NPR logo

Dealing with Rally Music and Towels

  • Download
  • <iframe src="https://www.npr.org/player/embed/89967132/89967092" width="100%" height="290" frameborder="0" scrolling="no" title="NPR embedded audio player">
  • Transcript
Dealing with Rally Music and Towels

Commentary

Dealing with Rally Music and Towels

Dealing with Rally Music and Towels

  • Download
  • <iframe src="https://www.npr.org/player/embed/89967132/89967092" width="100%" height="290" frameborder="0" scrolling="no" title="NPR embedded audio player">
  • Transcript

Is there a reason why they just can't leave you alone when you attend a professional basketball game?

JOHN YDSTIE, host:

I went to a basketball game on Thursday night. It was an NBA play-off game -the Washington Wizards against the Cleveland Cavaliers. It was a wonderful event in many ways. Watching these great athletes give everything in this simple but demanding game.

LeBron James, Cleveland's six-foot-nine, 260-pound, all-star forward did things no man that size should be able to do: diving for balls, soaring from the free throw line to slam down tremendous dunks. It was stunning athleticism. A huge leap beyond what players could do when I started watching NBA games 35 years ago.

(Soundbite of music)

YDSTIE: Unfortunately, the advance in athleticism has been more than matched by the advances in crass commercialism at sporting events. Every time there was a break in the action, some advertiser made a loud and unrelenting attempt to stamp a corporate brand in your brain. It started with a pretty young woman on the giant scoreboard screen urging me and the rest of the fans to wave the rally towels we'd been given at the door.

She said it would be an appropriate thank you to Southwest Airlines which provided them. I suppose I should've been grateful, after all a rally towel is certainly more than you get when you fly the airlines these days. You've even got to pay for a pair of headphones to listen to the complimentary music. Then at the next time out, some guy starts yelling really loud over the PA system, who wants a Papa John's pizza?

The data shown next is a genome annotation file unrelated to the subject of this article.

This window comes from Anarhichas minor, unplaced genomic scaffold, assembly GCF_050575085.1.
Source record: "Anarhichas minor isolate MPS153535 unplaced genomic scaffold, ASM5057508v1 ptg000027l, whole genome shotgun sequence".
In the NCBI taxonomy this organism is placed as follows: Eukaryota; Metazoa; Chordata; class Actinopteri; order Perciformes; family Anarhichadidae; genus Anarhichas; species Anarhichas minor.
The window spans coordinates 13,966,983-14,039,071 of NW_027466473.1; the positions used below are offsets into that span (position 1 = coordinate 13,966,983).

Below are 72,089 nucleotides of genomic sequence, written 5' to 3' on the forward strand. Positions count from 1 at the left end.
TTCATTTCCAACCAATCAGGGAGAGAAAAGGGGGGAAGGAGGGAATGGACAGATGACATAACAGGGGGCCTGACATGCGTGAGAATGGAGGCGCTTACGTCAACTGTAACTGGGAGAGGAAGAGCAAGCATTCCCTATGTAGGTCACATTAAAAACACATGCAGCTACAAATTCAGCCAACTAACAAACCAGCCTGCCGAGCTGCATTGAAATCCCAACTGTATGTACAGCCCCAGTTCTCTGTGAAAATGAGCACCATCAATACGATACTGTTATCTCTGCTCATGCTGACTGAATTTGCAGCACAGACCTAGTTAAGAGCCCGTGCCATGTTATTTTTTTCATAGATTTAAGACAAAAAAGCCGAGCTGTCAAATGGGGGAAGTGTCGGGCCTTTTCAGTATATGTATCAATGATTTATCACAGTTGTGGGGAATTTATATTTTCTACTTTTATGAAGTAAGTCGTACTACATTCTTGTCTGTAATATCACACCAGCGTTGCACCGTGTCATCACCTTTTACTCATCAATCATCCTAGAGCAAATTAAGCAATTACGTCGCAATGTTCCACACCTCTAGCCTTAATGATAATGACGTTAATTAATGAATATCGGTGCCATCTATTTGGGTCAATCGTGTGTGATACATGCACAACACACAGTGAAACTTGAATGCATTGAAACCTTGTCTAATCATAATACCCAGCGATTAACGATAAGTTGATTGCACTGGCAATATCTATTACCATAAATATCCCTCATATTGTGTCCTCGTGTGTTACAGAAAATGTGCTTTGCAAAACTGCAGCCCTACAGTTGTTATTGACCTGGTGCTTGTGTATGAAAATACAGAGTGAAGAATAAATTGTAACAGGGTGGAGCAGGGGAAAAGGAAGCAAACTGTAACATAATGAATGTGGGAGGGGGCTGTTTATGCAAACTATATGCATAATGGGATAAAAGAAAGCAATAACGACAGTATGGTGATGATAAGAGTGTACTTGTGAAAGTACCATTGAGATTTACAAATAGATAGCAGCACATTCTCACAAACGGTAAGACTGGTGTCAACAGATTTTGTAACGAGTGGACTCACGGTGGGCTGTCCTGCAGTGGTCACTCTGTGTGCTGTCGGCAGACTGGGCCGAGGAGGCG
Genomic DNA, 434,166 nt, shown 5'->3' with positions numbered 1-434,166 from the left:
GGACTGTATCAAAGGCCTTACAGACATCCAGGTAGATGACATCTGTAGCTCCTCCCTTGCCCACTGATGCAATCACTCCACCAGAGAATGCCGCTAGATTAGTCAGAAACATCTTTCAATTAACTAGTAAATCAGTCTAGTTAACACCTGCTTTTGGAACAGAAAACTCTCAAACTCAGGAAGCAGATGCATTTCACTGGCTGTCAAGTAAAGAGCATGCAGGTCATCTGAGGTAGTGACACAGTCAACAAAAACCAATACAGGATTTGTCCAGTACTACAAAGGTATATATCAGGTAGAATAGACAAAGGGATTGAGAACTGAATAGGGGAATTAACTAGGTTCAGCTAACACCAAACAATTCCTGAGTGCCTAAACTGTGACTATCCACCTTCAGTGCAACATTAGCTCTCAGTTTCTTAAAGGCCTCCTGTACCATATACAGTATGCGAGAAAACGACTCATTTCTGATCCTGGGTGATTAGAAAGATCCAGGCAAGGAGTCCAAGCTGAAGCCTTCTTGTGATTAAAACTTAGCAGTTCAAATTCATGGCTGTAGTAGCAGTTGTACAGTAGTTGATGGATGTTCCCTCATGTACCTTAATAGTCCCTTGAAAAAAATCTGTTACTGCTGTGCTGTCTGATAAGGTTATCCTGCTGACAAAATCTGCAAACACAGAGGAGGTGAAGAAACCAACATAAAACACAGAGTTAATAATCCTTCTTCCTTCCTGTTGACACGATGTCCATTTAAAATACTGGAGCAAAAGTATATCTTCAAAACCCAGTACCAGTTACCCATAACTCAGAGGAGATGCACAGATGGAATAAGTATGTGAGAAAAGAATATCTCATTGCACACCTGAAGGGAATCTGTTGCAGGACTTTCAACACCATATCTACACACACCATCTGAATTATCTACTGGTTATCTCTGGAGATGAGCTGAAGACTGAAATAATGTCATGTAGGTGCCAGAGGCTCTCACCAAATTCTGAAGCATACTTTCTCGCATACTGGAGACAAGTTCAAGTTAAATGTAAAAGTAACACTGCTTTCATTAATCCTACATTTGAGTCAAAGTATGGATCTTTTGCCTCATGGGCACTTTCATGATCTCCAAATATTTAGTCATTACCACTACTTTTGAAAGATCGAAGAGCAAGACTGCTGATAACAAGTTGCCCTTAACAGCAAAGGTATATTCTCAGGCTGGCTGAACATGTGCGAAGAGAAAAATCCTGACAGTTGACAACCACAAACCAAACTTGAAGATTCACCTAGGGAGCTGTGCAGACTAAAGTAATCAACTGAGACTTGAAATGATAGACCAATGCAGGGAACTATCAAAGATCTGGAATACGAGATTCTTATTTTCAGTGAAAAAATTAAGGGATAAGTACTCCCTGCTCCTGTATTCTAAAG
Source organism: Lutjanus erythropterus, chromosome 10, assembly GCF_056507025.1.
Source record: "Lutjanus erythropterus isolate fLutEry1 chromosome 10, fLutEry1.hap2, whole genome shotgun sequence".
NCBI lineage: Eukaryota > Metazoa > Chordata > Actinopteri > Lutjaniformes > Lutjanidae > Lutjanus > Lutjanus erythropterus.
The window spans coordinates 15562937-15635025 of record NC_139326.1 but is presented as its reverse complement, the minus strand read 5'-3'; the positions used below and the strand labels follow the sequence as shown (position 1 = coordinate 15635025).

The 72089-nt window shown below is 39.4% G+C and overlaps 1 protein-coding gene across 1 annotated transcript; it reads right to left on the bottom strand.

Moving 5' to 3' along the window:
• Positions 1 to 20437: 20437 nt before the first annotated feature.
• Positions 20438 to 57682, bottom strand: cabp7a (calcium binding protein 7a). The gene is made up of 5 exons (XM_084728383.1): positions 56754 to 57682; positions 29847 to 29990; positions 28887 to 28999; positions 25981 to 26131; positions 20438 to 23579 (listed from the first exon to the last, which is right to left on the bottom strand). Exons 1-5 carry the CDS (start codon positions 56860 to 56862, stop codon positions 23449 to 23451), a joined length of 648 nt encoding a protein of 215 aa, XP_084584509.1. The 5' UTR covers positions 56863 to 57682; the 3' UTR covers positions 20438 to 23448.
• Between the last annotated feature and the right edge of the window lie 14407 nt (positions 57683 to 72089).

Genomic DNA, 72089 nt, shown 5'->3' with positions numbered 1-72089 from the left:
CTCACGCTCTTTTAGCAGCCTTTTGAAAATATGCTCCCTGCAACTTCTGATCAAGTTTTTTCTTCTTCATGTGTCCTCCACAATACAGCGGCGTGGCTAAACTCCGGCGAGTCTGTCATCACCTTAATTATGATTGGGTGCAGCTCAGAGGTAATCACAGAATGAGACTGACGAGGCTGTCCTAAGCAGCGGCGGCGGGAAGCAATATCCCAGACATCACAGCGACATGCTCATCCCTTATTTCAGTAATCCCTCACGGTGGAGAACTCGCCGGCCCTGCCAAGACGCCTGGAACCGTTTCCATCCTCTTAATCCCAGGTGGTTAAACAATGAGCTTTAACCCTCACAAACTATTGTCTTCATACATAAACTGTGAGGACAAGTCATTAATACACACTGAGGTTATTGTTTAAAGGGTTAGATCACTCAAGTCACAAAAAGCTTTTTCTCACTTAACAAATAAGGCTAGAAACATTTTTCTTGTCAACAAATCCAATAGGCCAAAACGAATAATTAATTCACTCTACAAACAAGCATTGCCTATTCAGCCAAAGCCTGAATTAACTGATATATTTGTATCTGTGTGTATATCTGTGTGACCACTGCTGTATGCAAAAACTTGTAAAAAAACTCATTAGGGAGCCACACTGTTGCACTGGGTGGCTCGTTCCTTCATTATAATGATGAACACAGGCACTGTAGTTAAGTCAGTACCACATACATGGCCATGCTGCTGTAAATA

And people start running around handing out maybe a couple dozen or so pizzas to a crowd of about 20,000 people. And since there was no miracle of the loaves and fishes, most of us didn't even get a slice. Eventually, we got to watch a couple of minutes of inspiring basketball, but then it was the end of the quarter and a pretty young woman was back yelling at us again, this time about the T-shirts that were draped across the back of our seats. She said we should thank Geico, the insurance company, for this fine gift.

Now, I have Geico insurance for my car, but I'd rather have a reduction in my premium than a T-shirt. I mean, who needs another T-Shirt with a corporate logo on it? That was the pattern all night, a little bit of great basketball and a whole lot of grubbing for profits. Selling has always been a part of professional sports. Did I mention that the game was in the Verizon Center?

But now, it seems selling is professional sports. LeBron soars and profits soar. In the end, the magnificent athletic feats are lost in a clutter of towels, T-shirts, and high-decibel huckstering.

Copyright © 2008 NPR. All rights reserved. Visit our website terms of use and permissions pages at www.npr.org for further information.

NPR transcripts are created on a rush deadline by Verb8tm, Inc., an NPR contractor, and produced using a proprietary transcription process developed with NPR. This text may not be in its final form and may be updated or revised in the future. Accuracy and availability may vary. The authoritative record of NPR’s programming is the audio record.

We no longer support commenting on NPR.org stories, but you can find us every day on Facebook, Twitter, email, and many other platforms. Learn more or contact us.